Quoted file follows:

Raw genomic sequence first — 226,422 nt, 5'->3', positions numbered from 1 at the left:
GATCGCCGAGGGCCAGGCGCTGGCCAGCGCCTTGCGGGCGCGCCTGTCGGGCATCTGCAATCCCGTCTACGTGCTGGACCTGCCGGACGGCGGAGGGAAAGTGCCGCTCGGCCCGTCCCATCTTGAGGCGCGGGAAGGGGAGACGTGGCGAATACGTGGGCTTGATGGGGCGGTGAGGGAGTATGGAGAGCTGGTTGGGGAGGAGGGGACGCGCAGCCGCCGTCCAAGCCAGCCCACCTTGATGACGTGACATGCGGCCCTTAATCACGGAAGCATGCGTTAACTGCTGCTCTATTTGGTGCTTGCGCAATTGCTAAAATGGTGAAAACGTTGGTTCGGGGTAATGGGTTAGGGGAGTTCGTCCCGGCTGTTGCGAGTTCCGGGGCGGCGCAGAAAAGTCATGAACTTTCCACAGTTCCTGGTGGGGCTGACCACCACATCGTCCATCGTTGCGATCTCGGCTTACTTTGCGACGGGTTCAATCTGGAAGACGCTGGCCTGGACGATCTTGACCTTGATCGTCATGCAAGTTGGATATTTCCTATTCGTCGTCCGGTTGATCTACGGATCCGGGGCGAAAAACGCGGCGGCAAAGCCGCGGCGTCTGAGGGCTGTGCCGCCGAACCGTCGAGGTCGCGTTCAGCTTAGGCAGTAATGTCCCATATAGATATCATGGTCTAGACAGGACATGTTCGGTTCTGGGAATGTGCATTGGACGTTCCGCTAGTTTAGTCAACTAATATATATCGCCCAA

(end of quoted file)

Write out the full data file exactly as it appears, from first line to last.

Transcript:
Raw genomic sequence first — 226,422 nt, 5'->3', positions numbered from 1 at the left:
GATCGCCGAGGGCCAGGCGCTGGCCAGCGCCTTGCGGGCGCGCCTGTCGGGCATCTGCAATCCCGTCTACGTGCTGGACCTGCCGGACGGCGGAGGGAAAGTGCCGCTCGGCCCGTCCCATCTTGAGGCGCGGGAAGGGGAGACGTGGCGAATACGTGGGCTTGATGGGGCGGTGAGGGAGTATGGAGAGCTGGTTGGGGAGGAGGGGACGCGCAGCCGCCGTCCAAGCCAGCCCACCTTGATGACGTGACATGCGGCCCTTAATCACGGAAGCATGCGTTAACTGCTGCTCTATTTGGTGCTTGCGCAATTGCTAAAATGGTGAAAACGTTGGTTCGGGGTAATGGGTTAGGGGAGTTCGTCCCGGCTGTTGCGAGTTCCGGGGCGGCGCAGAAAAGTCATGAACTTTCCACAGTTCCTGGTGGGGCTGACCACCACATCGTCCATCGTTGCGATCTCGGCTTACTTTGCGACGGGTTCAATCTGGAAGACGCTGGCCTGGACGATCTTGACCTTGATCGTCATGCAAGTTGGATATTTCCTATTCGTCGTCCGGTTGATCTACGGATCCGGGGCGAAAAACGCGGCGGCAAAGCCGCGGCGTCTGAGGGCTGTGCCGCCGAACCGTCGAGGTCGCGTTCAGCTTAGGCAGTAATGTCCCATATAGATATCATGGTCTAGACAGGACATGTTCGGTTCTGGGAATGTGCATTGGACGTTCCGCTAGTTTAGTCAACTAATATATATCGCCCAA